post #7 of 12
Thread Starter 
thanks facon :D
one more question though, where should i start at? like, a classy resturaunt or what?
post #8 of 12
in my resume building process i took jobs at places that would help me in the long run... i wasnt always concerned about getting the .50 an hour more... i looked for the places i could learn from... but i did also take turns at places that werent so ' hi falutin" in order to work on various aspects of my career... such as high volume short order in an effort to work on my speed.. in addition i did take some baking/pastry jobs so i could be well rounded in that regard..

again.. please dont take my comments about school the wrong way.. i in no way meant to diminish culinary schooling.. if you do go to school the statistics say in your career you will make 20-30% more then an unschooled chef... where as no schooling can be a many year process if you are not dedicated enough to study on your own time..

look for a place that prepares foods from the basest of states... you dont want a place that serves frozen cryovac fish and steaks and tops them with already prepared sauces... look for the places that you can learn to butcher at.. and make your sauces from scratch.. youd be surprised of the places that resort to such labor/time saving tricks..yet they still rank high in the general publics ideals of a "good" restaurant..

pay attention to any local culinary events... "taste of..." or gala events... also read the past reviews of your area.. also talk to other peopel you know in this field.. im sure some of your friends have worked at various places in your area..

you may also not realize the importance of corporate fast food joints.. but those places have very strict training policies... which help build discipline, and a strong foundation for your eventual training of other cooks...

remember.. being a chef isnt about cooking the perfect food.. its also business.. dealing with purveyors.. food cost.. labor costs.. sanitation and food handling.. look for any place you can learn from... soak it up and move on..

id say the only thing i would change would be the fact that in my transient wanderlust of my youth i had to many jobs... i was cocky and would think there was nothing i could learn from a place so i would move on... eventually all of my employers would look at my resume and say " you have no longevity".. its often hard to explain.. but im my case it would amount to moving to an area, securing a job.. with in a year movin to a higher posistion.. then leaving the area.. eventually that will come back to haunt you..
post #9 of 12
Warchef, I am kind of in the same boat. Lots of experience, not many places with much longevity. One of the joys of this business is that they need chefs and cooks everywhere. I used my career as a chance to see many places. I also wanted to experience as many different things as possible. Though I find that it can be helpful in many ways it can be difficult to explain this to potential employers who might be looking for someone with more staying power.
post #10 of 12
Heh, that's because you got a $50,000 education for $10,000. Some people get a $10,000 education for $50,000. :D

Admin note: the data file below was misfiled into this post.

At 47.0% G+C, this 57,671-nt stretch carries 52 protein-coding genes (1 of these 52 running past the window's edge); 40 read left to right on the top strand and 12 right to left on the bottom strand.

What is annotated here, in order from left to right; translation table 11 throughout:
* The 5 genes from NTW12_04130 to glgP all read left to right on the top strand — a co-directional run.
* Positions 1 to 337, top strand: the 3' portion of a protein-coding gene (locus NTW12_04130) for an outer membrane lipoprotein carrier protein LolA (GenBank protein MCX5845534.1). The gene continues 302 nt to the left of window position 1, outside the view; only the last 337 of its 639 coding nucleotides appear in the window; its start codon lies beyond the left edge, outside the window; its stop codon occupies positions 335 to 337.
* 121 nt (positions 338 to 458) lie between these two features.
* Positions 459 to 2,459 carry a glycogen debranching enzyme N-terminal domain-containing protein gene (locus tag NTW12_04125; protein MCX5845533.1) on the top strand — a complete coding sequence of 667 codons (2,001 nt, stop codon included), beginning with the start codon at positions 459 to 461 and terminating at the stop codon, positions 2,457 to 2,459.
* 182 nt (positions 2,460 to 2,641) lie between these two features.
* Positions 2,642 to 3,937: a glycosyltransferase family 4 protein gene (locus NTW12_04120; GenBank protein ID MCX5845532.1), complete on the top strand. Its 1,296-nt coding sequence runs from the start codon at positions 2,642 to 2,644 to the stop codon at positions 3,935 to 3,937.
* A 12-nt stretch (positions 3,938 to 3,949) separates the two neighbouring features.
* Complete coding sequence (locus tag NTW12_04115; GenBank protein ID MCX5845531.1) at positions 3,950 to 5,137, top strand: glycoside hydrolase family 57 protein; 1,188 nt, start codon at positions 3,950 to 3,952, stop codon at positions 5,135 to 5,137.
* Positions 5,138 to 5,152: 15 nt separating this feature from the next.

post #11 of 12
I have this idea that the perfect chef would skip culinary school and get certified in heating/cooling repair, as well as basic electronics. Then they'd work at a bakery for a while, as well as a butcher shop. Then line cook it up for a while.

Then when they interviewed they could not only have the food aspect down, but they could fix all of the crap that breaks down in the kitchen on a regular basis. (Like an owner wouldn't pay top wage for an Exec. Chef who could fix the walk-in.)
post #12 of 12

DING DING! Back to the corners dudes...

OK, it's going to sound kind of offbeat but apply at one of the National Park Concessions. Like Xanterra (pronounced: Zan terra)

They don't pay much, but they offer housing and cheap meals. Most important they offer training. Safety and sanitation training...basic kitchen skills. Important: ask questions.

You'll get a basic idea as to the workings of a large commercial kitchen.

Plus you get to work in a beautiful National Park.

They are always hiring. They are always understaffed. You get the early hire people who hire on and can't cut it, don't realize it's not one big vacation and have to actually work, fired for "too much partying" reasons. (which could be incredibly dangerous around geysers and boiling hot pools)
Then you get the people who really want to learn.

It was rough. It was grueling, but I miss it.

You might also want to try hiring on at a seasonal resort. Start at disher. Work your way up.

I have to put my 2 cents in about a commercial cookery school. Having a degree is good for some applications. Depends on where you want to go with it. In Australia they require it. I so wish I was 18 again and had the options you have.

BUT, it's expensive and you have to have serious drive and dedication. I've looked into schools, but realized that they can't teach me anything that I've not already done or can't get out of a book if I need to.

On the other hand, I learned 'food' from my grandmother. Basic Iowa fare.

The food industry is a very passionate industry. It's not just flipping burgers if you want to excell.

It's also not just a job. You have to dig deep for this one. The intuitive nature of it, the imagination, artistic aspect of it can't be taught in a school.